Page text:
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Habits of People With Really Clean Houses

They Keep High-Touch Surfaces Germ-Free

There’s no denying that wet wipes make disinfecting surfaces easy (and satisfying). Keep a container handy, and use wet wipes once a week (or daily during flu season) for attacks on light switches, remote controls, drawer pulls, banisters and doorknobs.

They Take Off Their Shoes

Cleaning and removing your shoes when you enter your home (and requesting guests do the same) not only reduces the amount of actual dirt trekked into your home, but also limits your exposure to the "other stuff" you walk through. A comfortable, livable home starts with clean floors, and floors paced with dirty shoes require extra maintenance.

They Own a Broom They Love

A daily sweep of the home collects and keeps the dirt at bay, and if you have furry pets or are a family who wears shoes indoors, any efforts to clean the floors can make a huge difference in the cleanliness of your home. Regular brooms may be fine, but buying my 24" microfiber dry mop was a life-changing experience. Its width makes it easy to wipe down the floors in our entire hallway in one swift back and forth, and it articulates easily to reach under beds and around dining room chairs.

They Clean While They Cook

Forget what you've heard about leaving dishes to soak in the sink. By cleaning up while you cook -- even if that means giving cutting boards and sauce pans a quick rinse -- you'll break down food particles more easily and minimize the mess.

They Put Their Appliances Away

We're not saying that your coffee maker can't sit on the counter. We are saying, though, that your coffee maker doesn't need to be accompanied by your blender, slow cooker and toaster. Having all of these appliances next to each other will make your kitchen look cluttered and leave little room for meal-prep, so consider tucking them out of sight after you're done using them.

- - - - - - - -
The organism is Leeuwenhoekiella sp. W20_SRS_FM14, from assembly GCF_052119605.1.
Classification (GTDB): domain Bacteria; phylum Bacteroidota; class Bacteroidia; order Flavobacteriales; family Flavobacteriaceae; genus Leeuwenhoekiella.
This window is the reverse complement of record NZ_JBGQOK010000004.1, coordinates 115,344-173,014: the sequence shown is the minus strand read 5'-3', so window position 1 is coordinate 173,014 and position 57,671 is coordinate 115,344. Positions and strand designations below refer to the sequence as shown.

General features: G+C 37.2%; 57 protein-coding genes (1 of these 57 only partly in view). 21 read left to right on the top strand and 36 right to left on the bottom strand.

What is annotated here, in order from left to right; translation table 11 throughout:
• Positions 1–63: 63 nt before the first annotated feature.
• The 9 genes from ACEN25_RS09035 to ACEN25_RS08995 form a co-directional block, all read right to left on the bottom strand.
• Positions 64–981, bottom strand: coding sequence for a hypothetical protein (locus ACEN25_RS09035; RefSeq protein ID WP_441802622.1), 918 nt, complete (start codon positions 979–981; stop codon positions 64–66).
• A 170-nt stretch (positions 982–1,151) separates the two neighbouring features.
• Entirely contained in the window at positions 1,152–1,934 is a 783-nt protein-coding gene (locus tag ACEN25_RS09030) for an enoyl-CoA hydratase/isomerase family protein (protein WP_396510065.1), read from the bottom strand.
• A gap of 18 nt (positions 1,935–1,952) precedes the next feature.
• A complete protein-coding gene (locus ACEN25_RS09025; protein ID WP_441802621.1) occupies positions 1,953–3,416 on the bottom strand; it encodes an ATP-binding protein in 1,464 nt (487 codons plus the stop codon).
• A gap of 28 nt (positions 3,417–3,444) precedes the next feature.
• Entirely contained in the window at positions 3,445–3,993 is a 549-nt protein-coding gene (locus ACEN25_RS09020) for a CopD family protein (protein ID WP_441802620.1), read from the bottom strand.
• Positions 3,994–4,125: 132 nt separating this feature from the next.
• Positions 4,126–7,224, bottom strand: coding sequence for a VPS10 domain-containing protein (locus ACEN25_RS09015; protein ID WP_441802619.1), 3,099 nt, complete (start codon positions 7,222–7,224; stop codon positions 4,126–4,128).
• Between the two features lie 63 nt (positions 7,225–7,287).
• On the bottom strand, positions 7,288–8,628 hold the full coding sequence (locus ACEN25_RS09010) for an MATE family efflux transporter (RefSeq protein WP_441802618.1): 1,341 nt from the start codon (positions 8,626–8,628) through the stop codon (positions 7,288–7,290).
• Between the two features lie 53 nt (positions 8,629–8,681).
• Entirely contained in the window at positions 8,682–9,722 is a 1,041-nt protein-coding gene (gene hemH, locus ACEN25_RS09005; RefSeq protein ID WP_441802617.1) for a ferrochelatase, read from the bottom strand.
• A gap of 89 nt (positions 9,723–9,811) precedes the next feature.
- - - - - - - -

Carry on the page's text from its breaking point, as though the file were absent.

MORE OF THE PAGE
They Favor Drawers Over Open Shelves

Open shelving units and floating shelves might look great, but they require more upkeep than closed door cabinets, especially in the kitchen if they’re located near your cooking areas. When you’re choosing how to display your belongings, remember to factor in how much time you’re willing to invest in cleaning the surface

They Run the Dishwasher Every. Single. Day.

Owning a high-efficiency appliance makes this routine economical. Make it a habit of loading the dishwasher and running it every night after dinner, and unloading it as your coffee brews the following morning. If you only produce enough to fill some of the dishwasher, keep in mind that many appliances have a half-load setting that targets the top rack and uses up to 30% less water.

They Organize Their Refrigerators

Achieving refrigerator organization feels a lot like getting the high-score in Tetris, but keeping the shelves and drawers clean is a sure-fire way to level-up. Every time you’re planning a grocery run, take a moment to shift items off the top shelf, give it a thorough wipe-down, and then re-organize. Next week, focus on cleaning the next shelf down, and then shelf #3, and so forth. By the end of the month, you’ll be rinsing out the lowest crisper bins, and reveling in how clean your fridge has stayed by taking it one level at a time. Note that you'll never have to completely empty your fridge to get this chore done when you take it one shelf at a time!

And Regularly Revist Their Pantry

Instead of (unintentionally) saving baking ingredients and canned goods long after they've expired, check their sell-by-dates on a regular basis. A weekly sweep of your pantry will not only remind you which items you still have in stock, but will also help you get rid of anything that could potentially make you sick.

If They Clean Anything Before Bed, It’s The Kitchen Counters

There’s nothing like waking up to a clean kitchen in the morning. Load the dishwasher, scrub down the sink, and make sure the countertops themselves get a complete wipe down so they’re free of grease, germs and crumbs.

They Leave It to Lists

Instead of making a mental note of your weekly tasks and chores, write everything down on a chalkboard or dry erase calendar. You'll stay more organized and reduce your paper clutter by keeping everything erasable.

Also, They Know How to Clean the Walls

Whether you notice it or not, there’s often a lot of dust built up on the walls of your home. Routine dusting can keep buildup at bay, and washing the walls also keeps it free of oils, dirty fingerprints and, kindly nodding towards my children, evidence of jam hands.


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